According to Keynesian macroeconomic theory, gross domestic product (GDP) is a way of measuring production of the country. Aggregate demand is GDP and shows how it relates to the price levels. Quantitatively, aggregate demand and GDP in the same way.
A Keynesian economist might point out that GDP is only aggregate demand in the long-term equilibrium. This is because in the short run, aggregate demand always measures total production for a given level of prices (not necessarily equilibrium). In most macroeconomic models, however, the price level is considered equal to “one” for simplicity.
This should always be so that the increase in aggregate demand will increase GDP two figures are one and the same.
The calculation of aggregate demand and GDP
There are actually three methods of estimation of GDP:
- the total value of all goods and services sold to final users
- the amount of payments and other production costs
- the sum of value added at each stage of production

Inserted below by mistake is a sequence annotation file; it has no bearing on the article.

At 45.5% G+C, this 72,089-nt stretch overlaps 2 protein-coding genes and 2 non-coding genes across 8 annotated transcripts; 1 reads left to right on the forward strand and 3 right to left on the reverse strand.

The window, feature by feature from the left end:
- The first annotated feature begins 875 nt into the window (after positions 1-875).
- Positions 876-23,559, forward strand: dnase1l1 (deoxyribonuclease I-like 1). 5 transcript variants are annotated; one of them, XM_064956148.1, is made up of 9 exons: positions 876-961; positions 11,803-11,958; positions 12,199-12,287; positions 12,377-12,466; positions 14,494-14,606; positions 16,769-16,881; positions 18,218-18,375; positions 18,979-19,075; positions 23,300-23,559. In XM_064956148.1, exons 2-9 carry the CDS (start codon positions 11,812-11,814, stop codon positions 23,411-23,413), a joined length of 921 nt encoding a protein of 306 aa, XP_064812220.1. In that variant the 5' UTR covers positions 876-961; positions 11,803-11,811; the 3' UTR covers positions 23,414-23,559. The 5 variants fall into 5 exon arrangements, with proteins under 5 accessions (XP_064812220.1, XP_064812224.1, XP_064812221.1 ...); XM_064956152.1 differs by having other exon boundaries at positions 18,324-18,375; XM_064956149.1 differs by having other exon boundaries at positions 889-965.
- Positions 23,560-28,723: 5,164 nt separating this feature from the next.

Essentially, all these measurements are tracking the same. Some differences can occur based on the data sources, terms and mathematical methods which were used.
In General macroeconomic indicators as GDP, total share demand the same equation:
GDP and aggregate demand = total consumption expenditure + gross private investment + total government spending + net export – import
You can also see the equation written thus: GDP AD = C + I + g + NX
GDP and aggregate demand is often interpreted to mean that economic growth is driven by the consumption of wealth, not its production. In other words, it hides the structure and relative production efficiency under the total costs.
In addition, GDP does not take into account the nature of what, where and how is created the product. For example, it does not distinguish between produce in the amount of $100,000 toenail clippers vs $100 000 computers. Thus, it is a bit unreliable gauge of actual wealth or standard of living.